Page 9 - Briefcase V35 Number 1
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              A noted authority on oil and gas law, energy law and their related
            policy and economic impact, Professor Jacqueline L. Weaver has
            lectured around the world, from Uganda and Kazakhstan to Lisbon
            and Bangkok.
              She says she never anticipated a career in law, much less academia.
            Raised abroad, and with an interest in economics, she first planned to
            become a high school math teacher and later leaned toward a future in
            international business.
              “I never wanted to be a lawyer or law professor, never, never, never;
            but I love it,” she said recently as she sorted through books and papers in
            her office, preparing for retirement after 39 years in the classroom.
              Born in Pennsylvania, she spent her childhood in Germany,
            Switzerland and England where her father worked as an engineer,
            building refineries and gas processing plants in post-war Europe. He
            also self-studied and passed the California bar exam without going
            to law school, because he thought legal knowledge to be of value in   international petroleum topics. She also created her own oil and gas
            negotiating construction and engineering contracts.    casebook, now updated with the help of her colleague, Professor Bret
              Weaver earned a B.A. in Economics magna cum laude from Harvard-
            Radcliffe College in 1968, taught economics at UCLA and, in 1971,   Wells, to keep UHLC students up to date and bar-exam ready.
                                                                     “Houston is the best place in the world to teach and research oil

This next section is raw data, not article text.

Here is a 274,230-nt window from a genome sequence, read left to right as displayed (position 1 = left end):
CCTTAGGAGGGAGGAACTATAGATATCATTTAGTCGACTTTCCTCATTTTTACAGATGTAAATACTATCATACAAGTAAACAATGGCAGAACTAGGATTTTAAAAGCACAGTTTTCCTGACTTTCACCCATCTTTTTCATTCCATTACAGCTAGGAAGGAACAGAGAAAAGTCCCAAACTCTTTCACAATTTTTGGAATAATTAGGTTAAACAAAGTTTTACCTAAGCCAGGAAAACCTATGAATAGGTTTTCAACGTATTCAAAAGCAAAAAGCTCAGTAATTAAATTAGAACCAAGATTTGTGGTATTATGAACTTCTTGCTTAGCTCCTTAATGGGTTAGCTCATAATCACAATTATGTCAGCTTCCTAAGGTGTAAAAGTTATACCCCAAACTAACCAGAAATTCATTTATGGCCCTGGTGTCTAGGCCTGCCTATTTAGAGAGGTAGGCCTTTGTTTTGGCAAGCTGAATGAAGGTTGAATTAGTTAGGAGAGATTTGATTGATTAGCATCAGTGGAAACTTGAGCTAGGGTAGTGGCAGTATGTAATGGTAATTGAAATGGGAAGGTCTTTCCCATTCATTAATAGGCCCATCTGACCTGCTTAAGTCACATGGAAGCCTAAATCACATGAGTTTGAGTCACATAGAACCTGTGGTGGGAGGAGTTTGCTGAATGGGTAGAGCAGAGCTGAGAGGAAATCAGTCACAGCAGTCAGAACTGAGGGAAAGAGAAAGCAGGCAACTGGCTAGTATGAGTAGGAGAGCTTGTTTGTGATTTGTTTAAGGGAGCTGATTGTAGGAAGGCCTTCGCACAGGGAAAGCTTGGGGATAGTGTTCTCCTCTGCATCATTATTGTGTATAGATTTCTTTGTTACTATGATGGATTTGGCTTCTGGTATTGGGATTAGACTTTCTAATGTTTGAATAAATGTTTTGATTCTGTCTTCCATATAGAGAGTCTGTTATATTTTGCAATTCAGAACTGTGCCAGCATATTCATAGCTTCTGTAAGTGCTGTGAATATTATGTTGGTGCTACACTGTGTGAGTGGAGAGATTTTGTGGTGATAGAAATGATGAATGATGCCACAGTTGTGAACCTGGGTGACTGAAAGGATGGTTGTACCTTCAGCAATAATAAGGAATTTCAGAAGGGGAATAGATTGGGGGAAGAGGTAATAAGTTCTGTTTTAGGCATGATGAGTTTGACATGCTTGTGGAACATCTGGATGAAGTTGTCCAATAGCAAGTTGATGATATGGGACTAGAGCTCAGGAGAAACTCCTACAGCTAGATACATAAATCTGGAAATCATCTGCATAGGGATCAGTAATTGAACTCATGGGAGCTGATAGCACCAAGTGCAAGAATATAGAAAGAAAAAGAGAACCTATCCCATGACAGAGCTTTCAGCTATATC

moved with her husband, a businessman, to Houston, where she   and gas law,” Weaver said. “The city provides unparalleled access
            worked for Exxon as an economist in corporate planning and then a   to the latest legal, technical and economic developments in the oil
            retail marketing specialist for five years.            industry, both here and abroad. And the Law Center attracts great
              While at Exxon, she decided to attend night school at the then-Bates
            College of Law, thinking a law degree would benefit her corporate   students who seek careers in the fields of energy, environment and
                                                                   natural resources law.
            career as it did her father’s.                           “In the early 1980s, I drafted a faculty report recommending that
              After earning her J.D. magna cum laude in 1975, academia came
            “totally accidentally” when a favorite professor, Simon Frank, died in   the Law Center start an LL.M. program in Energy, Environment
                                                                   and Natural Resources,” she said. “The Law Center now welcomes
            1976 shortly before the start of the semester, and the Law Center called,   students from all over the globe into this program, and they greatly
            asking if she could replace him. The answer then was “no,” because she   enrich our J.D. program as well. Some of our LL.M. graduates